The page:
One thing I hate is switching between projects in VS Code. Every time I have to open the file explorer and find the project on my computer. But that changes with Project Manager. With this extension, you get an extra menu in your side menu for your projects. You can quickly switch between projects, save favorites, or auto-detect projects Git projects from your file system.
If you work on multiple different projects, this is a great way to stay organized and be more efficient.
Editor Config is a standard of a handlful of coding styles that are respected across major text editors/IDEs. Here's how it works. You save a config file in your repository which your editor respects. In this case, you have to add an extension to VS Code for it to respect these config files. Super easy to setup and works great on team projects.
Read more on the Editor Config Docs.
Are you an avid Sublime user, nervous to switch over to VS Code? This extension will make you feel right at home, by changing all of the shortcuts to match those of Sublime. Now, what excuse do you have for not switching over?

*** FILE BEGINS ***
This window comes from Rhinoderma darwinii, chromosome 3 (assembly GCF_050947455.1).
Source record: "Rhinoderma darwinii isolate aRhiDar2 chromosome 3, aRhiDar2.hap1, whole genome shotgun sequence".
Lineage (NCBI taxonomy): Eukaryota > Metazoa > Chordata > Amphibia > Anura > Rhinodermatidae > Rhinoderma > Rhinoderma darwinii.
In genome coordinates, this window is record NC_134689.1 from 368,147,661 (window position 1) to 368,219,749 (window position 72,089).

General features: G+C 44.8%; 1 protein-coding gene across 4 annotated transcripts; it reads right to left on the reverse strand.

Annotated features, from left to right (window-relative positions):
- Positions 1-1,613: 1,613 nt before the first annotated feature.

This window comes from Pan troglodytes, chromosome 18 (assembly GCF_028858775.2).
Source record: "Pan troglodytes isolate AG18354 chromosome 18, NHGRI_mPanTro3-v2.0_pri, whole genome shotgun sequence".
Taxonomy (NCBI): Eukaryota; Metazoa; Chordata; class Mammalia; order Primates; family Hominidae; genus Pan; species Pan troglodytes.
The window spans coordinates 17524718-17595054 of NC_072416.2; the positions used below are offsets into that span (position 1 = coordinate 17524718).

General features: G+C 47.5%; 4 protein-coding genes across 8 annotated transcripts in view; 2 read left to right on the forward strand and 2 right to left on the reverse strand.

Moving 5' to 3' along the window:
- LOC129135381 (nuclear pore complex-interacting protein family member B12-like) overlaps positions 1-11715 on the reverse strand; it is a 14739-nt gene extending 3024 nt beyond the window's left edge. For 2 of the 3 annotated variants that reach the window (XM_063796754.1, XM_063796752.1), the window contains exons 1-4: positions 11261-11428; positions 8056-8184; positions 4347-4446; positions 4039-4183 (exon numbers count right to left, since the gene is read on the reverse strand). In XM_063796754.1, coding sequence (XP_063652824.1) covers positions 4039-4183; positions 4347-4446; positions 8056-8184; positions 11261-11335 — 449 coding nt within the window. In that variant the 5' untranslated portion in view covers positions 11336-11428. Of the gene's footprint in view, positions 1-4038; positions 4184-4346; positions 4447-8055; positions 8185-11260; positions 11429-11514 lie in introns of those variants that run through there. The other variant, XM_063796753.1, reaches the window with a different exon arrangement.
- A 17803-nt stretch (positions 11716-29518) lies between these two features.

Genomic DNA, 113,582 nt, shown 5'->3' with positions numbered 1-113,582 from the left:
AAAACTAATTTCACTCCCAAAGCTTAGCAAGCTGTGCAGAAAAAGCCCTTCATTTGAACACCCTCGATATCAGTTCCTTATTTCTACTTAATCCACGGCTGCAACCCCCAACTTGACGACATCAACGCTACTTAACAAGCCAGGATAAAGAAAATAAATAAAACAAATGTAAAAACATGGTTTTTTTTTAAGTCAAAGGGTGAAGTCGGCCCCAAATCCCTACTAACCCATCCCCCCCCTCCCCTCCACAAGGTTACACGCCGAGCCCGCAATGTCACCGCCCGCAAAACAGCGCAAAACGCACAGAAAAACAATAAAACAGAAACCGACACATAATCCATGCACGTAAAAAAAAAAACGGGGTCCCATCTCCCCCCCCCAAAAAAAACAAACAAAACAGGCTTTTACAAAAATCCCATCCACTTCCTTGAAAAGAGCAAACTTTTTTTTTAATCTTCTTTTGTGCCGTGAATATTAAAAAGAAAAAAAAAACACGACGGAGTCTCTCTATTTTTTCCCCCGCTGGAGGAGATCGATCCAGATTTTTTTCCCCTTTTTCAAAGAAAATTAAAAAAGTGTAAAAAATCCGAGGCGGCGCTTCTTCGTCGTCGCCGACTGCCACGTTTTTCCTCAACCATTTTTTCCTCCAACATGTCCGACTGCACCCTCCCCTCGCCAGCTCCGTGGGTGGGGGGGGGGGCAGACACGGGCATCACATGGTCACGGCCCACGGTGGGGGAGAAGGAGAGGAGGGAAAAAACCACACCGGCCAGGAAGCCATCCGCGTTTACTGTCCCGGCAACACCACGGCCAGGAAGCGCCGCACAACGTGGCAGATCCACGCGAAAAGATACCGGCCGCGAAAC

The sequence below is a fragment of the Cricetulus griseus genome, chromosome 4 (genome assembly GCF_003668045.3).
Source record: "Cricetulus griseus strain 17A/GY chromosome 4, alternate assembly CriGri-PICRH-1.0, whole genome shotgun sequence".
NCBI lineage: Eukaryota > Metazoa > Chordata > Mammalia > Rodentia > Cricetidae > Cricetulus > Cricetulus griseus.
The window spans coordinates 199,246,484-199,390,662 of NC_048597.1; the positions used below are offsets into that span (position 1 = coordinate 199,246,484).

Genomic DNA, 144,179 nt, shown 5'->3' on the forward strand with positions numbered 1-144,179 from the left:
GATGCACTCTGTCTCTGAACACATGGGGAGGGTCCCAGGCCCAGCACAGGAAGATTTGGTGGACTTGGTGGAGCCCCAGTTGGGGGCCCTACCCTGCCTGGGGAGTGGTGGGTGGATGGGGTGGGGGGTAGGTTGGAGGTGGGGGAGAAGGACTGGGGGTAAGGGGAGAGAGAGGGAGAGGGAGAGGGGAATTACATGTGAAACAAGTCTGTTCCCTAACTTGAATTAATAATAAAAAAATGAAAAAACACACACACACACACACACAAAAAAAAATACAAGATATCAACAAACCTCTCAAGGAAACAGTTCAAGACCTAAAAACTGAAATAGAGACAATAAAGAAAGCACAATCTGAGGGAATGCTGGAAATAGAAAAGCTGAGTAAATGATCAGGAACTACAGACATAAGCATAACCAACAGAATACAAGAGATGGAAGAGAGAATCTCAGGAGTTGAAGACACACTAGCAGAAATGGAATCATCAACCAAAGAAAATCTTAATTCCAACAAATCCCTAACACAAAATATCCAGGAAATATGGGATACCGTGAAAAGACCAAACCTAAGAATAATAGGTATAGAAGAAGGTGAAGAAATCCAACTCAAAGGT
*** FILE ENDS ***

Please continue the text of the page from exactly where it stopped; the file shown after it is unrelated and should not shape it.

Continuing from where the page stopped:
I love the Live Server extension (mentioned above), but his extension goes another step further in terms of convenience. It gives you a live-reloading preview right inside of VS Code. No more having to tab over to your browser to see a small change!
There a bunch of git extensions out there, but one is the most powerful with tons of features. You get blame information, line and file history, commit searching, and so much more. If you need help with your Git workflow, start with this extension!
You know those fancy code screenshots you see in articles and tweets? Well, most likely they came from Polacode. It's super simple to use. Copy a piece of code to your clipboard, open up the extension, paste the code, and click to save your image!
DONT spend time formatting your code...just DONT. There's no need to. Ealier, I mentioned ESLint which provides formatting and linting. If you don't need the linting part, then go with Prettier. It's super easy to setup and can be configured to formatted your code automatically on save.